Alas, the sperm super-soaker is here! The wait is finally over for those of us yearning to load donor sperm into a pressurized container and release it according to the specifications in the owner’s manual!
And now that the sperm banks and fertility clinics can rest satisfied that donor sperm inseminations may no longer carry the lingering aftertaste of seemingly impersonal and mechanical procedures performed at the doctor’s office, some of the legal consequences of using cryopreserved donor sperm will remain unchanged. Namely, the issue of liability - or non-liability - for genetic disorders developed by children conceived with donor sperm is not going anywhere, at least for the time being. Whether a sperm bank or a fertility clinic may be held liable will depend on whether the cryopreserved donor sperm is deemed a “product” or a “service.” (Apparently, at least in the legal sense, it cannot be both). If the cryopreserved donor sperm is deemed a “product,” plaintiffs alleging inj...
Legal observers (at least those whom I know personally) were hoping that the Szafranski case would provide greater clarity as to what legal standard Illinois court would adopt in embryo disposition disputes. Unfortunately, the latest ruling of the Illinois appellate court may not be as “clear” as one would have hoped.
The basic facts pertinent to this discussion are as follows:
Ms. Dunston and Mr. Szafranksi have been involved in an on-and-off relationship. One day, Ms. Dunston finds out that she needs to resort to IVF to cryopreserve her oocytes or embryos. She calls Mr. Szafranski at work to ask him whether he would be kind enough to provide his sperm to fertilize the collected oocytes. Mr. Szafranski agrees on the spot, which happens to be his workplace bathroom. Subsequently, Ms. Dunston’s oocytes are fertilized with Mr. Szafranksi’s sperm and a few resulting embryos are cryopreserved. Ms. Dunston and Mr. Szafranski seem to have had no substantive discussions abou...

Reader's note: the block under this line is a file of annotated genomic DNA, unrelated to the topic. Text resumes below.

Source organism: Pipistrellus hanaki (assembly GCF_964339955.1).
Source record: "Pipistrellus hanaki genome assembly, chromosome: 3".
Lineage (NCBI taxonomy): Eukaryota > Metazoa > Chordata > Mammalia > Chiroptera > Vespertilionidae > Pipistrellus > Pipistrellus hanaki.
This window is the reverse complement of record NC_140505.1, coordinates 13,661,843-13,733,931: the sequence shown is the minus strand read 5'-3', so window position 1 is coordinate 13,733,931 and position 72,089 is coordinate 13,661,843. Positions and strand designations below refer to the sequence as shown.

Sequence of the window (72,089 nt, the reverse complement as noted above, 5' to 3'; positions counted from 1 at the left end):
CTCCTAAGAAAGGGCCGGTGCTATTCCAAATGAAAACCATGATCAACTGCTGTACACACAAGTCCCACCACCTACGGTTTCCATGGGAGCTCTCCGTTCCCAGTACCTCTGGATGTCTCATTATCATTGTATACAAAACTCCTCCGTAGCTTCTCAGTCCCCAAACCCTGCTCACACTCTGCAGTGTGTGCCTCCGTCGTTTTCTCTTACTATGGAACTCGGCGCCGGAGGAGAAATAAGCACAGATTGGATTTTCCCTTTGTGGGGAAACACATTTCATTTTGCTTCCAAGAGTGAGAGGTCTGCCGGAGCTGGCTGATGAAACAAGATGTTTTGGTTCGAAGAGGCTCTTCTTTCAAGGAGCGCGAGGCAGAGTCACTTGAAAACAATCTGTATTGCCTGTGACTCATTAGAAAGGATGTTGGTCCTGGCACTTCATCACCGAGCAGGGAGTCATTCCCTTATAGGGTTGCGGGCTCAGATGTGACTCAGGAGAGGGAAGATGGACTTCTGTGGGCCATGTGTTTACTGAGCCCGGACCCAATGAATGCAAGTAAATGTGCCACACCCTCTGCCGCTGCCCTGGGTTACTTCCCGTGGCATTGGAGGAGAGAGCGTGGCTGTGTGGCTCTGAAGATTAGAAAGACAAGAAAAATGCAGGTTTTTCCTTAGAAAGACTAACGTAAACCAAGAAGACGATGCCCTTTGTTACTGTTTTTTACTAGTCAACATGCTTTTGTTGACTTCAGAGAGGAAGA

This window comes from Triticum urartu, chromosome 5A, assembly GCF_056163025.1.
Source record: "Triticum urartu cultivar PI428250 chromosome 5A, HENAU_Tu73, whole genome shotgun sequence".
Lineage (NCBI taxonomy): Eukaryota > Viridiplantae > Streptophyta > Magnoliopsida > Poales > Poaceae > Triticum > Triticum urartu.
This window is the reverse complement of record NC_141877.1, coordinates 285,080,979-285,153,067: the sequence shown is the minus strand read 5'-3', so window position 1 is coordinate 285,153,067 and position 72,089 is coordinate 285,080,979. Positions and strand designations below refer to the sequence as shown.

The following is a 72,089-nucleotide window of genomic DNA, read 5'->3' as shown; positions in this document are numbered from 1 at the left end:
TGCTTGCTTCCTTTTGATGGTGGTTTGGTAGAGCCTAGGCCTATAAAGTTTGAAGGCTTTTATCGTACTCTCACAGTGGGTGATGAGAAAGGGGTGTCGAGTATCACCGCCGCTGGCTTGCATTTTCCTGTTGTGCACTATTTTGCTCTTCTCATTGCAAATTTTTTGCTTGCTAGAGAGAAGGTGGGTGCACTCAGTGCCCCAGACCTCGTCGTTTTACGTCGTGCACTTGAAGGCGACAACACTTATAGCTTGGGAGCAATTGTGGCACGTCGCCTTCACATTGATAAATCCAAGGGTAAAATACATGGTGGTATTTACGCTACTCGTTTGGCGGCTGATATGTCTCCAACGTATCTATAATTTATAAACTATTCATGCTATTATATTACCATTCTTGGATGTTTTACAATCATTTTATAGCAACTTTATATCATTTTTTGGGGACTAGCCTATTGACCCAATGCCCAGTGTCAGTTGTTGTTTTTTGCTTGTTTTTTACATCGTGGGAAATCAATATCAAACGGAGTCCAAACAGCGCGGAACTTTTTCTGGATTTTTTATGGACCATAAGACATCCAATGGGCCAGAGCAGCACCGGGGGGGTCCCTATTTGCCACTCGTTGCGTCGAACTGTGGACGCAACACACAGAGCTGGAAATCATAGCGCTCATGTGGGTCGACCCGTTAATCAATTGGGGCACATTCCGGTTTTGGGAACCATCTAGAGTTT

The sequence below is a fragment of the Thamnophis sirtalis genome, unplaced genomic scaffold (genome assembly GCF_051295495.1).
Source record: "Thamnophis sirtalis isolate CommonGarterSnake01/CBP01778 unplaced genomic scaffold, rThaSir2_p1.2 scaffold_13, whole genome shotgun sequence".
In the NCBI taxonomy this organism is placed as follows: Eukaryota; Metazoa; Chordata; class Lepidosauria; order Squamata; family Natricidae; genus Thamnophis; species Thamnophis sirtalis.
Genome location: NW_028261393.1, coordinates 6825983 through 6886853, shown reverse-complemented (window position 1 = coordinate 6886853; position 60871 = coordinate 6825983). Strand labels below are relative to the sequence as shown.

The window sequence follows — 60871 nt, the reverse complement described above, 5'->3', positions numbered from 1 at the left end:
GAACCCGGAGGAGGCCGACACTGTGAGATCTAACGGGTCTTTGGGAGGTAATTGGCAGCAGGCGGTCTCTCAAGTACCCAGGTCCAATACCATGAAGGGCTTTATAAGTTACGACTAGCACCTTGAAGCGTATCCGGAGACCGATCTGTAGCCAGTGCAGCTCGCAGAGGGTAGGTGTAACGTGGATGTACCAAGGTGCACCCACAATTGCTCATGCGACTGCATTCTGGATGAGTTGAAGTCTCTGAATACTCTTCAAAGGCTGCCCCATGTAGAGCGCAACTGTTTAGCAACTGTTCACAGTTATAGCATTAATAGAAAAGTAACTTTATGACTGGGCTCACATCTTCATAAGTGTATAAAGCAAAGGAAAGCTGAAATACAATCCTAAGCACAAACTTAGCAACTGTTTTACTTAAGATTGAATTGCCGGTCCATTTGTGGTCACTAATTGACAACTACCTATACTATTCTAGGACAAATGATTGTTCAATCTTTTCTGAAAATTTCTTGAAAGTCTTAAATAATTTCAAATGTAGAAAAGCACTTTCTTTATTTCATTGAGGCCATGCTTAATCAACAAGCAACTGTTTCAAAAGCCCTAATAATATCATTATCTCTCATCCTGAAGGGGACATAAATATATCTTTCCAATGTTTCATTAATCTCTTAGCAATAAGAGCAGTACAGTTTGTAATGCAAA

Illinois employers wishing to include an enforceable restrictive covenant into an employment agreement must realize that if these covenants were trousers, Illinois courts would frown upon a tight, slimming number that looks more like a compression stocking. Rather, they would prefer to see those trousers tailored in a baggy cut.
Reasonable restrictive covenants are generally enforceable in Illinois.
In 2011, the Illinois Supreme Court held that a reasonable restrictive covenant may be enforceable. (See Reliable Fire Equipment Co. v. Arredondo, 2011 IL 111871). According to the court, whether a restrictive covenant is “reasonable” should be a case-by-case, “under the totality of circumstances” application of the following three-prong “rule of reason”. Under this rule, a restrictive covenant is reasonable only if:
(1) it is no greater than is required to protect a legitimate business interest of the employer (such interest may be limited by type of activity, geographical...